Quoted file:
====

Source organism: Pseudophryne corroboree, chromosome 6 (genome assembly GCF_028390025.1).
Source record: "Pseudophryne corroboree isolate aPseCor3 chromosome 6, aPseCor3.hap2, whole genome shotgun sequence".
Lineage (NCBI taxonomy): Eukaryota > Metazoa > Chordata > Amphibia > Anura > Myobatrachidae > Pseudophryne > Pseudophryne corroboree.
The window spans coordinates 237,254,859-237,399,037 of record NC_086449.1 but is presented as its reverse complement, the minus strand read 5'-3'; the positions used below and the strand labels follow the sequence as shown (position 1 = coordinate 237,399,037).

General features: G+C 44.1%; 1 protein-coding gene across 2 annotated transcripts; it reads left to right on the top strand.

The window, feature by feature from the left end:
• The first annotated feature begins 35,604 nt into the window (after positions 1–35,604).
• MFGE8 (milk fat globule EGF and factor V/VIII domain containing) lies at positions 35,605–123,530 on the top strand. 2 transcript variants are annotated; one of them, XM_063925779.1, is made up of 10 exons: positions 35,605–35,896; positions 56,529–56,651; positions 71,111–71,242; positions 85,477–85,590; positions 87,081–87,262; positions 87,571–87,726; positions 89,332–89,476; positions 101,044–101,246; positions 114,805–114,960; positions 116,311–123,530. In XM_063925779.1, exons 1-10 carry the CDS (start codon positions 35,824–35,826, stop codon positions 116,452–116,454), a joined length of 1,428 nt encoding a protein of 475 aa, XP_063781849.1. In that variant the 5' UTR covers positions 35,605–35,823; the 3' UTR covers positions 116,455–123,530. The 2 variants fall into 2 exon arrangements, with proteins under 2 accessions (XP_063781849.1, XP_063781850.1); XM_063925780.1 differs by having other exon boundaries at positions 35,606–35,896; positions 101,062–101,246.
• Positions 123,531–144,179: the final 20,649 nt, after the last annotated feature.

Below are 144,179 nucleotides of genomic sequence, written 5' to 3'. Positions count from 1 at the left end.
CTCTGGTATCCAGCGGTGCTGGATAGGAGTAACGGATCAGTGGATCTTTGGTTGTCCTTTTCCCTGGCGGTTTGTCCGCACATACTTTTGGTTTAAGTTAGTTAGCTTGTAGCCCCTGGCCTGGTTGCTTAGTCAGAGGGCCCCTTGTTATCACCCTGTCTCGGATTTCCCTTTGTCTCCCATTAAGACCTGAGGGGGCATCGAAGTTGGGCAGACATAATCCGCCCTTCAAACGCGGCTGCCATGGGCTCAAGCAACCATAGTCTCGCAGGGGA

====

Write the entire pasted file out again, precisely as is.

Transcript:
Source organism: Pseudophryne corroboree, chromosome 6 (genome assembly GCF_028390025.1).
Source record: "Pseudophryne corroboree isolate aPseCor3 chromosome 6, aPseCor3.hap2, whole genome shotgun sequence".
Lineage (NCBI taxonomy): Eukaryota > Metazoa > Chordata > Amphibia > Anura > Myobatrachidae > Pseudophryne > Pseudophryne corroboree.
The window spans coordinates 237,254,859-237,399,037 of record NC_086449.1 but is presented as its reverse complement, the minus strand read 5'-3'; the positions used below and the strand labels follow the sequence as shown (position 1 = coordinate 237,399,037).

General features: G+C 44.1%; 1 protein-coding gene across 2 annotated transcripts; it reads left to right on the top strand.

The window, feature by feature from the left end:
• The first annotated feature begins 35,604 nt into the window (after positions 1–35,604).
• MFGE8 (milk fat globule EGF and factor V/VIII domain containing) lies at positions 35,605–123,530 on the top strand. 2 transcript variants are annotated; one of them, XM_063925779.1, is made up of 10 exons: positions 35,605–35,896; positions 56,529–56,651; positions 71,111–71,242; positions 85,477–85,590; positions 87,081–87,262; positions 87,571–87,726; positions 89,332–89,476; positions 101,044–101,246; positions 114,805–114,960; positions 116,311–123,530. In XM_063925779.1, exons 1-10 carry the CDS (start codon positions 35,824–35,826, stop codon positions 116,452–116,454), a joined length of 1,428 nt encoding a protein of 475 aa, XP_063781849.1. In that variant the 5' UTR covers positions 35,605–35,823; the 3' UTR covers positions 116,455–123,530. The 2 variants fall into 2 exon arrangements, with proteins under 2 accessions (XP_063781849.1, XP_063781850.1); XM_063925780.1 differs by having other exon boundaries at positions 35,606–35,896; positions 101,062–101,246.
• Positions 123,531–144,179: the final 20,649 nt, after the last annotated feature.

Below are 144,179 nucleotides of genomic sequence, written 5' to 3'. Positions count from 1 at the left end.
CTCTGGTATCCAGCGGTGCTGGATAGGAGTAACGGATCAGTGGATCTTTGGTTGTCCTTTTCCCTGGCGGTTTGTCCGCACATACTTTTGGTTTAAGTTAGTTAGCTTGTAGCCCCTGGCCTGGTTGCTTAGTCAGAGGGCCCCTTGTTATCACCCTGTCTCGGATTTCCCTTTGTCTCCCATTAAGACCTGAGGGGGCATCGAAGTTGGGCAGACATAATCCGCCCTTCAAACGCGGCTGCCATGGGCTCAAGCAACCATAGTCTCGCAGGGGA